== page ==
code. This assumption is substantiated by the important finding
that even widely distributed but synchronously oscillating cell
assemblies fire with zero phase lag. Feedback loops, connecting
different cell groups of the cortex, obviously are the means
which enable this surprising ability. Oscillations are considered
carrier signals for the relevant information which might be
encoded by the synchronous modulation of frequencies.

26. When applying the encoding principle described above to
search processes in LTM, the interesting conclusion is that the
search process would have to find cell assemblies that are
capable of establishing a synchronous oscillatory firing pattern
in response to the initiation of a search process. According to
this concept, the relevant sought-after information would be
characterized by a synchronous oscillatory discharge pattern.
However, unlike a visual encoding process, where all the relevant
information is given at the same time, during the course of a
search process thousands of different codes will be activated at
different times. Each code may respond with a synchronous
oscillatory discharge pattern, but what should be the criterion
to distinguish the sought-after relevant from irrelevant
information? Establishing a synchronous oscillatory firing
pattern along the search pathway would not allow the search
process to selectively retrieve the relevant information.

27. This question of how a search process finds the relevant
information is called the search problem. It will be explained in
terms of a spreading activation process that was described within
the framework of the connectivity model, outlined in detail
elsewhere (Klimesch, 1994). This model describes spreading
activation in abstract terms of different activation values
moving from one node to another. In the context of cortical
activation the term "activation value" is translated into
"frequency of an oscillatory neuronal discharge pattern". As an
example, let us consider a completely interconnected code (with n
= 5 nodes), in which each node is connected to each of the other
nodes. At the beginning of an activation process each node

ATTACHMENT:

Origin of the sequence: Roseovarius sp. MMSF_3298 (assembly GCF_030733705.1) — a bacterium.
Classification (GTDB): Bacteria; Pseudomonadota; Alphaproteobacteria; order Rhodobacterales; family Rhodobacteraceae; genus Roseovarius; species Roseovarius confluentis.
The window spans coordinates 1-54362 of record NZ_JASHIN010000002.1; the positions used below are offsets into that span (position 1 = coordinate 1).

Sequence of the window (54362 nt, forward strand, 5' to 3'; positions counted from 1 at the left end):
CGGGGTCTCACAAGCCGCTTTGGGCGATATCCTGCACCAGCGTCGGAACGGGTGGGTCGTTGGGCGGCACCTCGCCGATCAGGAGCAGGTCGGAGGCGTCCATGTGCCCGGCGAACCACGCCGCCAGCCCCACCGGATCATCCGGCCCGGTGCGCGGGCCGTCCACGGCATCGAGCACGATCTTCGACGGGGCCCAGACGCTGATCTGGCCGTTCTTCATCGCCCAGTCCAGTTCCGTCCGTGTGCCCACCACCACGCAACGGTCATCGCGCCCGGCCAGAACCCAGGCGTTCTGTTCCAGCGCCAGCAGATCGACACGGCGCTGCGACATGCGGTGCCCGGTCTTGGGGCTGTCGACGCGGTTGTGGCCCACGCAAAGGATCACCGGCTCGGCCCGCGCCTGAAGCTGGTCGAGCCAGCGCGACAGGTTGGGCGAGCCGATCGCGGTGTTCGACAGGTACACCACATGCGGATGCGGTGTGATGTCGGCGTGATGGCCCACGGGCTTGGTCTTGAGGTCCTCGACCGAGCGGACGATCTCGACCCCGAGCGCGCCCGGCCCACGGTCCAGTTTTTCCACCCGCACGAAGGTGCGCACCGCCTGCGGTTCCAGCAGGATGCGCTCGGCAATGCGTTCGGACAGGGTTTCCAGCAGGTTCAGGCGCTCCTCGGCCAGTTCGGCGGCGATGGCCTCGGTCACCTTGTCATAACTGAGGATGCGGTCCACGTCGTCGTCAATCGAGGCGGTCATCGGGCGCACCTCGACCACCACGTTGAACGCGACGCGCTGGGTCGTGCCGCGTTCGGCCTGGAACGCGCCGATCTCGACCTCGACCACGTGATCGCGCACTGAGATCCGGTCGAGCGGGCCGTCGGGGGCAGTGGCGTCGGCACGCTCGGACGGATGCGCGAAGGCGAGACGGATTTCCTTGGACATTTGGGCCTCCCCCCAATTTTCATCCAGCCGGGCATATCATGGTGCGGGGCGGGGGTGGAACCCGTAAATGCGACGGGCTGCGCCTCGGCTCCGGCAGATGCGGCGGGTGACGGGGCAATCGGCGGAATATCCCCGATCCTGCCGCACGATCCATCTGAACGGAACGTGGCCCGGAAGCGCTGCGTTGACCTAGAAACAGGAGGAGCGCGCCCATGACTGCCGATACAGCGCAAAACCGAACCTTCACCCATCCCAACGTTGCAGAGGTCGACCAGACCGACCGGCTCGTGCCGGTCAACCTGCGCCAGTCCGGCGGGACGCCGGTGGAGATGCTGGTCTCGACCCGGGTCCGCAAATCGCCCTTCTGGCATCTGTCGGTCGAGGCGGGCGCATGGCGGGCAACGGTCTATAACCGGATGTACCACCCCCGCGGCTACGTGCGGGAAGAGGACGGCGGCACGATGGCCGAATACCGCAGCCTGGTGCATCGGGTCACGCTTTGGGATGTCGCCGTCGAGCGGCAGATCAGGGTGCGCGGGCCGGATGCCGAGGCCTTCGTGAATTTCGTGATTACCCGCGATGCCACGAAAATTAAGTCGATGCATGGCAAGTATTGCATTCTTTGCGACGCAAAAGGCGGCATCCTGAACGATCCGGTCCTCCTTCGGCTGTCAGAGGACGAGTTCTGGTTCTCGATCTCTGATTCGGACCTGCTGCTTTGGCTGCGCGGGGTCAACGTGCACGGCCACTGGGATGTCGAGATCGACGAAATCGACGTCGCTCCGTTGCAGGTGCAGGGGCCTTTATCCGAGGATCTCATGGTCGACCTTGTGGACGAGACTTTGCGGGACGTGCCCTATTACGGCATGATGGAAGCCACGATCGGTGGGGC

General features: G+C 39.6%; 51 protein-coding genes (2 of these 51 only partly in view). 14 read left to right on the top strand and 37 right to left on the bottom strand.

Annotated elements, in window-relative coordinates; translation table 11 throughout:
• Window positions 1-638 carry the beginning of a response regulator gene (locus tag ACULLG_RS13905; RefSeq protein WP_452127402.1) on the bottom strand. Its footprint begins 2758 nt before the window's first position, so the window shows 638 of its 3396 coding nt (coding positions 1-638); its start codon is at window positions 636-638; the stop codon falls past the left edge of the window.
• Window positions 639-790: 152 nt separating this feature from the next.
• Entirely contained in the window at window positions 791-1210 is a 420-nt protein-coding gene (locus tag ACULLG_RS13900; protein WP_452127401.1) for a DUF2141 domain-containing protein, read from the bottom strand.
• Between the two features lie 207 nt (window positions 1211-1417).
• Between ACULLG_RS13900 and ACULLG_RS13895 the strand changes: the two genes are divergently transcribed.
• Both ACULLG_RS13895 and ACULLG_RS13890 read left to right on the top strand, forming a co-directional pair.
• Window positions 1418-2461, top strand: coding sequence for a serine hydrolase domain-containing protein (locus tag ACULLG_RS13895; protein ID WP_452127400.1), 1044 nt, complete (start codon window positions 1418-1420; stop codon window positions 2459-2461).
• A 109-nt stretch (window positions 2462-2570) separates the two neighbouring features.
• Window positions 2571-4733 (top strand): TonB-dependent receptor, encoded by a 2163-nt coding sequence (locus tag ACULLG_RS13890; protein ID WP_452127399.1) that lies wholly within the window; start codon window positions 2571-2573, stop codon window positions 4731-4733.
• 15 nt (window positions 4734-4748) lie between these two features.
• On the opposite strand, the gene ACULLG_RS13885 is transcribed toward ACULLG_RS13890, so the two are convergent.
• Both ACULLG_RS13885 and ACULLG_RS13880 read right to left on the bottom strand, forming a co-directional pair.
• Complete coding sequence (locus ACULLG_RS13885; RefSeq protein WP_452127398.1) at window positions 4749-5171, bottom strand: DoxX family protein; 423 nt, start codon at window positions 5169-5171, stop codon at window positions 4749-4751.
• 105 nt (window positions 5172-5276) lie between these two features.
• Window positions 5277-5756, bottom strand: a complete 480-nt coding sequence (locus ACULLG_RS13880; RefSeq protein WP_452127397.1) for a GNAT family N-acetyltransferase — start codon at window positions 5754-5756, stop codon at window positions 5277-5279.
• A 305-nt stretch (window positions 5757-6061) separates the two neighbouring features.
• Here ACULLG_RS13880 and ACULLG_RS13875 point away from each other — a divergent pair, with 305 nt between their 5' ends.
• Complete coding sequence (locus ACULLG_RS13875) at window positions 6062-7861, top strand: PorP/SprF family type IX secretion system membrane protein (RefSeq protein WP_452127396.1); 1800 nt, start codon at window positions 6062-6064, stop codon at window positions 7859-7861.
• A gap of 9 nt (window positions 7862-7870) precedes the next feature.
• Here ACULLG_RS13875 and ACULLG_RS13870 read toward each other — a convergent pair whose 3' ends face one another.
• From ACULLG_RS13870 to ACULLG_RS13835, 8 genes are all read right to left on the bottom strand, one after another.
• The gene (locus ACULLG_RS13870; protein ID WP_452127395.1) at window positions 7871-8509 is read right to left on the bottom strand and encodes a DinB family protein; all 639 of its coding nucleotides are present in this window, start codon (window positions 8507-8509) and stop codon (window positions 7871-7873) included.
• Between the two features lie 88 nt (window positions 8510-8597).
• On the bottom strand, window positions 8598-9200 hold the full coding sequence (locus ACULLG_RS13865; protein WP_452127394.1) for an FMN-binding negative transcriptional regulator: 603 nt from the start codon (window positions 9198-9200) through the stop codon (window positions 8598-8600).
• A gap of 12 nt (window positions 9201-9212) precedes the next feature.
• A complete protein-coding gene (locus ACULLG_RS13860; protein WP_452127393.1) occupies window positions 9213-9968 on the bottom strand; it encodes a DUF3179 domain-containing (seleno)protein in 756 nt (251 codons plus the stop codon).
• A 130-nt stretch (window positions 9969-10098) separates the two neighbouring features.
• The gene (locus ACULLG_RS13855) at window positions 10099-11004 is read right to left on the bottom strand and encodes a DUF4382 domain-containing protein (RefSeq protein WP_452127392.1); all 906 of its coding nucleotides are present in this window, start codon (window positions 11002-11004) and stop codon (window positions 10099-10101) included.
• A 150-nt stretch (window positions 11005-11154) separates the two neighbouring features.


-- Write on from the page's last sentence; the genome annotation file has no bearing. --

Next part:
representing a cell assembly (or cortical module) has zero
activity which means that it oscillates with some low (resting)
frequency. Activating a node means to put it in a state of
oscillation with a frequency that is higher than its resting
frequency. Now, if activation starts at one of the n = 5 nodes
with frequency f, this activation spreads to all of the other n -
1 nodes of that code. Accordingly nodes 2, 3, 4 and 5 are also
put in oscillation with frequency f. Now in a second activation
stage, the n - 1 nodes activate each other. Thus, each node
receives activation from the remaining n - 2 nodes. With each
additional activation, the n - 1 nodes increase their
responsiveness which means that they increase their frequency
proportional to the number of times they were activated. Note
that all of the n - 1 nodes are completely interconnected and are
thus n - 2 times activated which results in an increase in
frequency from f to f'. In a third step, the increased frequency
f' is fed back to that node where the activation process was
initiated. Note that the increase from f to f' reflects the
complexity of a code. The more nodes there are, the higher
frequency f' and consequently, the faster the spreading
activation process will be. Furthermore and most important, due
to the interconnections between the n - 1 nodes, which are
considered the features of a code, a synchronous oscillatory
discharge pattern is established within all of the components of
a code. Thus, in accordance with the findings of Gray & Singer
(1987) which are partly summarized in Engel et al. (1992), a
memory code can be characterized by a pattern of features
oscillating synchronously. However, during the spreading
activation process each code is activated at different times and,
even more important, each code will respond with a different
frequency, because frequency f' depends on geometric properties
which differ between codes.

28. According to the connectivity model, a search process
terminates with a positive result if activation (i.e., some
frequency f' which must be higher then input frequency f) spreads
back as "echo" to one of those nodes where the search was
initiated. Monitoring processes of the WMS do not guide the
spreading activation process which follows automatically by local
mechanisms. Their task is to select access points, when
initiating a search process, and to retrieve the relevant
information if a search process terminates with a positive
result. The result of a search process can be judged by the
strength of activation equaling frequency f' of activated codes.
That code responding with the highest frequency represents the
relevant information to be retrieved.